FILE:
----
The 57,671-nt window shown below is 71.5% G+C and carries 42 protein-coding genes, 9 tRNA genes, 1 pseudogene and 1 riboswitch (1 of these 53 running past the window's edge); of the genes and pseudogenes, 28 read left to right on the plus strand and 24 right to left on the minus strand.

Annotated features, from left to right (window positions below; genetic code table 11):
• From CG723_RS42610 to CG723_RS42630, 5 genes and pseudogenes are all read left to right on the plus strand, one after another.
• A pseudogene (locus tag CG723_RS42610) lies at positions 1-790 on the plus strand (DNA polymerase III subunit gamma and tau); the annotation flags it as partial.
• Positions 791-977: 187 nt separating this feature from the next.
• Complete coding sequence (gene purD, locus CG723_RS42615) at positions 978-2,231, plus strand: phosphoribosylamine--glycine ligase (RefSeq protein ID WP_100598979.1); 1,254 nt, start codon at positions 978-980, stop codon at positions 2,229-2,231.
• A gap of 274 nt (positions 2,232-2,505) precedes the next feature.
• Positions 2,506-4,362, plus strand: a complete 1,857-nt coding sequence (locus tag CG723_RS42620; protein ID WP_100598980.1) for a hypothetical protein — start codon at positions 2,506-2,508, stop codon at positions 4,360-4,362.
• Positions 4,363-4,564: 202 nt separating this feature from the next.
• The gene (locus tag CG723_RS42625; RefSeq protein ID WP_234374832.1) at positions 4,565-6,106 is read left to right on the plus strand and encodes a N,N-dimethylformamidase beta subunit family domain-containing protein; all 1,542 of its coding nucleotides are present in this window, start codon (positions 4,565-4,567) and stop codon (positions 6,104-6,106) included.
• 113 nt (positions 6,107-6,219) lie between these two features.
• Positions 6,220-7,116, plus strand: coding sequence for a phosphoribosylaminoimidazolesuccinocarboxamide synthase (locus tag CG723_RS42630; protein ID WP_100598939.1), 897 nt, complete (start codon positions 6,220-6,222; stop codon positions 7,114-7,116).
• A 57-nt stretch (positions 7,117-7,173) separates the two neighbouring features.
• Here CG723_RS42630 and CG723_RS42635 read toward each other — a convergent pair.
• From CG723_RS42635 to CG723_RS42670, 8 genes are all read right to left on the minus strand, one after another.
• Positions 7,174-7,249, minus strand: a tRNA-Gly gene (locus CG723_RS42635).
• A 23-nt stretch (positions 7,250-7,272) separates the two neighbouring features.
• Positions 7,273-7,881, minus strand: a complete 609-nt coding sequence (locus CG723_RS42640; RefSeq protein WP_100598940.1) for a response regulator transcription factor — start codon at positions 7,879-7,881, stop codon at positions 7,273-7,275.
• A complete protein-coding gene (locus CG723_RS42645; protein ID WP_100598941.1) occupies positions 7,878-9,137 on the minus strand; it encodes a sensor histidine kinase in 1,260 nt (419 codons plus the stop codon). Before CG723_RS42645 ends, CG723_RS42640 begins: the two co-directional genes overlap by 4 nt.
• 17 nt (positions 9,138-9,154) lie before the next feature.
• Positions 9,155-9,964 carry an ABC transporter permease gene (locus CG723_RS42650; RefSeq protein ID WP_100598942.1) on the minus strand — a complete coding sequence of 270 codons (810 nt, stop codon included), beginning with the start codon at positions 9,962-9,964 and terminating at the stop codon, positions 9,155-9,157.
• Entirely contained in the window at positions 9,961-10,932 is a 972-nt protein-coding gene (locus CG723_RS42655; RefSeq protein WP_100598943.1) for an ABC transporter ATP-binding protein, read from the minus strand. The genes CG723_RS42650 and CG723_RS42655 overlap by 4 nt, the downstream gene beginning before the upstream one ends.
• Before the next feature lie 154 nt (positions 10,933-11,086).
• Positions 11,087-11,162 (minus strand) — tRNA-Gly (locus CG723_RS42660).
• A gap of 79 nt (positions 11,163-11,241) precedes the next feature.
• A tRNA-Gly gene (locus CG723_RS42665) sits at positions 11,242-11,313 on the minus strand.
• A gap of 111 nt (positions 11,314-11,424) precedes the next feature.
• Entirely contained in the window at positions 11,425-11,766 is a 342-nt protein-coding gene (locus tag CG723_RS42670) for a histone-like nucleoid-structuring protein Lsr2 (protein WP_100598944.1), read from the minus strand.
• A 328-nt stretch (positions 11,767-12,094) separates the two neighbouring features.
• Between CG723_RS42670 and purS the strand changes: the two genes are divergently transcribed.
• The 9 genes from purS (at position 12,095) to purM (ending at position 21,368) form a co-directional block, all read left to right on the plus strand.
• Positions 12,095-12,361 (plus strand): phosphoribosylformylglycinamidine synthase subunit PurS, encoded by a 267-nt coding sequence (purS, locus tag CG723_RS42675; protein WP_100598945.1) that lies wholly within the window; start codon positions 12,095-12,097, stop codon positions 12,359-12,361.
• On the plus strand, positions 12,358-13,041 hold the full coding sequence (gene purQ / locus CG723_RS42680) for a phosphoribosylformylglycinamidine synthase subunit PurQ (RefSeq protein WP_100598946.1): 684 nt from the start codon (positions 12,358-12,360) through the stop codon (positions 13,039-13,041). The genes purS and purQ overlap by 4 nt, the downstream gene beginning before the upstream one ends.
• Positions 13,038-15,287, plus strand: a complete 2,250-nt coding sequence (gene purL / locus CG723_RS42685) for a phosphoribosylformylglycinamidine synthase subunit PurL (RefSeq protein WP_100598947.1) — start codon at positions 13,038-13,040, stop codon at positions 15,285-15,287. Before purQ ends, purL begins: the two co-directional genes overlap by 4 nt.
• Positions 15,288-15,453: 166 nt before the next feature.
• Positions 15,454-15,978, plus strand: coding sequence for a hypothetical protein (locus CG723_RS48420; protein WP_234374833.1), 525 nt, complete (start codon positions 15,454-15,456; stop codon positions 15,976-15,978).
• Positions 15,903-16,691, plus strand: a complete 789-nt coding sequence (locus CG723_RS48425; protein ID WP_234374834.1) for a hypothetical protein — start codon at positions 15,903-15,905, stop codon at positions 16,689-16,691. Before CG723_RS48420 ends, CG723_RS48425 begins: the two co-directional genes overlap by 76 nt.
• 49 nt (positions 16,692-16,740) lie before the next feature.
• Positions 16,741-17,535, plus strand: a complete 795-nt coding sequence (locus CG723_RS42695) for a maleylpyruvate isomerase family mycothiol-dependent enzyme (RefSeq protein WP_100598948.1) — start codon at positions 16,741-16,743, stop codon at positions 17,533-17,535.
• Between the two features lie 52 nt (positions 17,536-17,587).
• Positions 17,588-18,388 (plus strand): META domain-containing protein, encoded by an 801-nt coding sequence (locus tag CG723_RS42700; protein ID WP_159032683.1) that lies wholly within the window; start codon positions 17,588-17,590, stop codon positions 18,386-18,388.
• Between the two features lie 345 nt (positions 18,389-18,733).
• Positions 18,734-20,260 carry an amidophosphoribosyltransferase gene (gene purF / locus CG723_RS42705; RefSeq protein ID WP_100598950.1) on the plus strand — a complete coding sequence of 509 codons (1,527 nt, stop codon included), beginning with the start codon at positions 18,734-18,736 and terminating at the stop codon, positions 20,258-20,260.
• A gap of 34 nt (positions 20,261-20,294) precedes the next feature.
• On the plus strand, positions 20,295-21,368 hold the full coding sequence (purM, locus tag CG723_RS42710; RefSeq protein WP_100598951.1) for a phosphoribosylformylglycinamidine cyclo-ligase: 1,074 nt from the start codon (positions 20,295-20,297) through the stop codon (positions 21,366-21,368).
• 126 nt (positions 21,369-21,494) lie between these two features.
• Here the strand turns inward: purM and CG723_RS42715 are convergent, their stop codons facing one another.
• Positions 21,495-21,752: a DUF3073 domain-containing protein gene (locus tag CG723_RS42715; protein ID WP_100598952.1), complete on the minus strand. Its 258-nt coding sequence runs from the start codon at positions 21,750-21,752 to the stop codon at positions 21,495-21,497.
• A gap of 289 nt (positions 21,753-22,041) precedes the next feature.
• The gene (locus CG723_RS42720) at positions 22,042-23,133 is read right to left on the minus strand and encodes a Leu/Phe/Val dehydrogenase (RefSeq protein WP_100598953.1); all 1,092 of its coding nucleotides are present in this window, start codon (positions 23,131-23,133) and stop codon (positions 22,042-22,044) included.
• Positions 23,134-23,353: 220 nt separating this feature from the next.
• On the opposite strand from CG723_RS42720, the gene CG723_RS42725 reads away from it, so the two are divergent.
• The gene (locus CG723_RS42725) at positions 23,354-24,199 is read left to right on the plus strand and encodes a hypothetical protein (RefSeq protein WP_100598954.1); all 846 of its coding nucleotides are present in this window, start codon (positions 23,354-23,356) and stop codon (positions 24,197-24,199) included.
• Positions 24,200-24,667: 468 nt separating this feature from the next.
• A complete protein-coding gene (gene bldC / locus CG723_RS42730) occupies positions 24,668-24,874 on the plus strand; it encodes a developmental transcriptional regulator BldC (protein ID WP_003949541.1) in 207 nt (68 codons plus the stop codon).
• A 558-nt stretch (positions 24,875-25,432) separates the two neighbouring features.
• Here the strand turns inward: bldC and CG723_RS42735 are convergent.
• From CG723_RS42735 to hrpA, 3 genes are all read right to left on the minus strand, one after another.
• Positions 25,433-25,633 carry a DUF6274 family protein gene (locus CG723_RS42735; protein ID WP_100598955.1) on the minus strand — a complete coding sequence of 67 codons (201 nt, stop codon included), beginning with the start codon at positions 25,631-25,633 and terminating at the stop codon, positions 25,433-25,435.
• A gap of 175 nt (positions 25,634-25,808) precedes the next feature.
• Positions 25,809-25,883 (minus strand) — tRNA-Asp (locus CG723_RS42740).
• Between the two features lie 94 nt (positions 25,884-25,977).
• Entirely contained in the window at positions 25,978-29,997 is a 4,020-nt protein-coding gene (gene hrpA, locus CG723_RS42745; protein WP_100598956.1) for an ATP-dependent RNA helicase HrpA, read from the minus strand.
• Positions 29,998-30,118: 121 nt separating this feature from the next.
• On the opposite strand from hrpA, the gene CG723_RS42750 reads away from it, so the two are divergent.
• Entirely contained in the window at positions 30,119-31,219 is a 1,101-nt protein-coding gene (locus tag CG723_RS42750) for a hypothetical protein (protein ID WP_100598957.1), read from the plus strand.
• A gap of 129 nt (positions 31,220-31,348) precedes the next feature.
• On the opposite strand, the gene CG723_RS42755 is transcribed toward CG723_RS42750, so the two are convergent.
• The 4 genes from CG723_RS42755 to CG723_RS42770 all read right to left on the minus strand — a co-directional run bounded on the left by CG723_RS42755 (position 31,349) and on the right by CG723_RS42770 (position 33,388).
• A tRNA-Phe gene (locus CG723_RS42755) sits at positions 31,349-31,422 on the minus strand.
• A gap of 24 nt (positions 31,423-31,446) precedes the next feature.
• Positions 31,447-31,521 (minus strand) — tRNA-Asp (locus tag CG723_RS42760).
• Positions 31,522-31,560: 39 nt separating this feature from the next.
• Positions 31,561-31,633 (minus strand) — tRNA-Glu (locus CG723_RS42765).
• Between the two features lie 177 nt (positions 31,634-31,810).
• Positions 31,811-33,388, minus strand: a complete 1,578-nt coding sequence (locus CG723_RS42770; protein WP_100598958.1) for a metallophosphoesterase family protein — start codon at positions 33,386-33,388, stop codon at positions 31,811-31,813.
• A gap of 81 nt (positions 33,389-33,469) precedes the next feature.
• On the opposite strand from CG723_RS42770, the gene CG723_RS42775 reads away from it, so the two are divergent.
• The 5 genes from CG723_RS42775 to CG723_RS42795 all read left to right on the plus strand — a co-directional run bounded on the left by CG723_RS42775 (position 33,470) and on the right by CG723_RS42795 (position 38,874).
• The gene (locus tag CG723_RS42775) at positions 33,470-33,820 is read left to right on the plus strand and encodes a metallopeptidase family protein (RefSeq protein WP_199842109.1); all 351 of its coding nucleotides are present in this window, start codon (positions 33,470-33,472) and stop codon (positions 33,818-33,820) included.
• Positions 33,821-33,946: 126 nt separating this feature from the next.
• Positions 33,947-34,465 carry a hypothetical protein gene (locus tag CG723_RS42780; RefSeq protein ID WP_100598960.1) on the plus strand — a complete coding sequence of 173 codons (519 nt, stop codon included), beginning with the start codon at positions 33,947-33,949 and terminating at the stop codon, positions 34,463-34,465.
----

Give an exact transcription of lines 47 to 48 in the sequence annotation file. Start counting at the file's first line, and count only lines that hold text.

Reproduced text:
• Here the strand turns inward: purM and CG723_RS42715 are convergent, their stop codons facing one another.
• Positions 21,495-21,752: a DUF3073 domain-containing protein gene (locus tag CG723_RS42715; protein ID WP_100598952.1), complete on the minus strand. Its 258-nt coding sequence runs from the start codon at positions 21,750-21,752 to the stop codon at positions 21,495-21,497.